My personal experience with Hana
When SAP started to announce Hana internally I was not too thrilled about it. I mean, great, another columnar database meant for analytic queries which will be better than anything else and even support OLTP transactions. Sure, whatever you say. It is not the first time SAP tried to switch customers from well established databases to ADABAS or MaxDB, so what will be different this time? How are you going to offset the years of experience established vendors have?
Then came the killer arguments:
- We are in-memory and not disk based hence we are faster! Okay, so you are saying other databases don't cache the data in memory? Then this is even a downside as the others cache only the frequently used data whereas in Hana all data has to reside in memory, right?
- We store data in columns, not in rows, hence can sum up single columns much faster! Okay, and if I want to see many columns of the same table common to OLTP queries: Show me the values of material xyz and let me edit it. The response was that Hana does support row storage as well. Excellent, so now I can either use BI queries or OLTP queries and I have to decide which one to optimize for when creating the table.
- We are a massive parallel shared nothing architecture where one single select statement can utilize the entire hardware! Are you saying that as soon as two users query the same database simultaneously they get just half the performance?
With these kinds of thoughts in mind I wanted to know the truth in each statement made and to evaluate my concerns. This article takes you through my journey assuming you have the same kind of thoughts.
During my journey I had extensive talks with the Hana developers, they probably hate me by now, whenever I did not understand a result I got. And it turned out I couldn't be more wrong with above thoughts. So let's start....
The core principles of Hana
These are the core techniques Hana is utilizing in order to be better:
Each of these techniques has advantages but disadvantages as well.
The basic idea is that memory is much faster than disk. Actually it is times faster. A 2012 CPU has a memory bandwidth of 10GByte/sec and higher, a single disk around 150MByte/sec - factor 70 faster. If your program is using the same memory frequently it is cached inside the CPU's L1 or L2 cache, speeding the bandwidth up by another factor of 10. And that is sequential access only, random access is times worse for a disk system and has no negative impact on the RAM.
The downside of memory is the costs of the memory chip itself (7USD/GByte for RAM compared to 0.05USD/GByte for disks as of 2012) and the hardware platform you need to cope with more memory is getting increasingly more expensive.
On the other hand, if I need 1TB of RAM that would be 7000USD, so while this is much compared to a single 100USD disk, it is not much in terms of absolute numbers.
But all I am saying here is, no matter what database you have, make sure it fits into the server's main memory entirely, at least the important parts of it.
The idea of compression is simple, a single CPU is much faster than the memory bus and the disk, not to mention that multiple CPUs share the same bus, hence compressing data in order to reduce the amount of data is beneficial as long the overhead of that is not too huge. Therefore every major database supports compression however it is used not that often as compressing a database block and decompressing it takes its toll, most obvious when data is updated inside a database block. You have to uncompress the data block, make the change and then compress it again. Hopefully it fits into the same database block still otherwise you need a second one.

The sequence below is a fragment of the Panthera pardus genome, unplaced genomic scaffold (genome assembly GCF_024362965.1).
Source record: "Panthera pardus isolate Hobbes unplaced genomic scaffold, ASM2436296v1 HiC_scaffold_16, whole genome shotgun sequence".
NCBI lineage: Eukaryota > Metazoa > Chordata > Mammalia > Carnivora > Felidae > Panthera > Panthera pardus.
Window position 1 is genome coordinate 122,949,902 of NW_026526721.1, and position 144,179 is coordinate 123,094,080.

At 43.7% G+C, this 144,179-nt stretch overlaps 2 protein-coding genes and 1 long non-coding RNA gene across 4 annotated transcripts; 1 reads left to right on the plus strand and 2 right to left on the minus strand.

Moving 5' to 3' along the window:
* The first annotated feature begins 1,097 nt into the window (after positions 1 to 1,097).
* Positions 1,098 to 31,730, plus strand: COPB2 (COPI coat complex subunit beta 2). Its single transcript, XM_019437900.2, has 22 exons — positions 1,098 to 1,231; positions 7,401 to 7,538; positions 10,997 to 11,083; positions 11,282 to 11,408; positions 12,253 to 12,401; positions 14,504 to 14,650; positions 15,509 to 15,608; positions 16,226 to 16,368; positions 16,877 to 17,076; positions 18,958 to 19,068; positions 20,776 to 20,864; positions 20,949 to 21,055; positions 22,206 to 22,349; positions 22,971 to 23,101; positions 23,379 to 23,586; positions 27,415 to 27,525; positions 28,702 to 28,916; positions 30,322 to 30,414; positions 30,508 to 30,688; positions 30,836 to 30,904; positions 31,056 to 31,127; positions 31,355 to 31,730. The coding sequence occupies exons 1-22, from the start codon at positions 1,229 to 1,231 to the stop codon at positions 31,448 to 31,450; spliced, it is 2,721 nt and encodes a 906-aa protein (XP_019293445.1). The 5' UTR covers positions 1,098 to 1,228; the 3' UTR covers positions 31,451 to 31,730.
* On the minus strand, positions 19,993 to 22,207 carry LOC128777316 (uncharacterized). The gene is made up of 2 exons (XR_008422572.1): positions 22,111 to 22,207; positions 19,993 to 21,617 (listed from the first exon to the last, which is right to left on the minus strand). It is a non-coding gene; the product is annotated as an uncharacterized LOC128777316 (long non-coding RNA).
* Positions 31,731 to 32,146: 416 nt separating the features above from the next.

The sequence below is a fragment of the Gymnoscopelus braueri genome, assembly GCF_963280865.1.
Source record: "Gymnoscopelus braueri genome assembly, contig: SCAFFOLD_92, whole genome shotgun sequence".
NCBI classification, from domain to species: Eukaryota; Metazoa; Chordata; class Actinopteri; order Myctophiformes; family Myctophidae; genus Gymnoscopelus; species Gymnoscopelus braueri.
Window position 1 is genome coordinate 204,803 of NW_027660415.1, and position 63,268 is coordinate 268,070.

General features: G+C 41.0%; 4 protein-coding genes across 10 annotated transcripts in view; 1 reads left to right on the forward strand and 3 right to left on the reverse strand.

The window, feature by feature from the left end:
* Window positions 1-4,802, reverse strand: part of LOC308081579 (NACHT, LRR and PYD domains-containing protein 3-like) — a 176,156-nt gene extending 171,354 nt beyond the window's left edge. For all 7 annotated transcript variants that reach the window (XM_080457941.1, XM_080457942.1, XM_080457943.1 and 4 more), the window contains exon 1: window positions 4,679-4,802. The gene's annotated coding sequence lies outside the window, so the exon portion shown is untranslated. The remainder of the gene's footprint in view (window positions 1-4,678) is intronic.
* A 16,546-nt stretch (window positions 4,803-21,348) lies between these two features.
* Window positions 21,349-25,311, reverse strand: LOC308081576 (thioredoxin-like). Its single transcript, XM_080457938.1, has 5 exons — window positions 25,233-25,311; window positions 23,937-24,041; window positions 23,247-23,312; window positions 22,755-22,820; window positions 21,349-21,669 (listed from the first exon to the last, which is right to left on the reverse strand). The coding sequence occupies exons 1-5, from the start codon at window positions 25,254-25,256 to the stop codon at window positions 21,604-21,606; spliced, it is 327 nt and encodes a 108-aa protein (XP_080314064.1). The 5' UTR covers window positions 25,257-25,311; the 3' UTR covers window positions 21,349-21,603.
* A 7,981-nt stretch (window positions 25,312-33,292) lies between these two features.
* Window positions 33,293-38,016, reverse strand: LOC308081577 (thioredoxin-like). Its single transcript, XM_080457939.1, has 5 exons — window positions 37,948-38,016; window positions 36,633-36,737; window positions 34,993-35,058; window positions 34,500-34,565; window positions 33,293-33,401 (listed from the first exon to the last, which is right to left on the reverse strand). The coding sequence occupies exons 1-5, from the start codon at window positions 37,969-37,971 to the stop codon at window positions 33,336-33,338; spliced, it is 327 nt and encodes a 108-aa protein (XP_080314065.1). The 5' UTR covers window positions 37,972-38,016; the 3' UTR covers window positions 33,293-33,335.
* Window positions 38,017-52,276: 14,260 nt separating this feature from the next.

Columnar storage versus row storage
For a simple select sum(revenue) the columnar storage is just perfect. You have to read one column only, hence just a fraction of the whole table data is needed. If you have all the columns data in one file this will be much faster as with traditional row orientated tables where all the table data is in the same database object and you have to read the entire table in order to figure out each row's columns value.
In case you want to see all columns of a single row like it is typical for OLTP queries, the row storage is much better suited.
A real database should have read consistency in the sense of when I execute my select statement I get all data that was committed at that exact time in the table but neither will I see data that has been committed after nor will my long running query fail just because the old value was overwritten by the database writer.
The only major database I know that does that is Oracle, but you have to pay a price for that. Whenever the database writer does overwrite a block with new data, the old version has to be kept somewhere, in the rollback segments of the database. So a simple update or insert into an existing block requires two operations, the actual change plus saving the old version.
With insert only, the idea is a different one, there in each table the old data is never overwritten but only appended. So if you execute an update against an existing row, a new row is written at the end of the table with same primary key value plus a transaction number. When a select statement is executed, it will see multiple versions and use the one with the highest transaction number less or equal to the currently active global transaction number in the database.
So it is a tradeoff, the tables grow fast with this approach, especially when you update just a single byte but you are faster.
My starting point
Okay, this was my starting point. All technologies are good ideas, other companies tried these as well and have built proper niche products, mostly around the analytic use cases. One database is a pure in-memory database that needs a regular database to persist the data, others you can insert data but not update or delete. Many support compression but usually it is turned off by customers.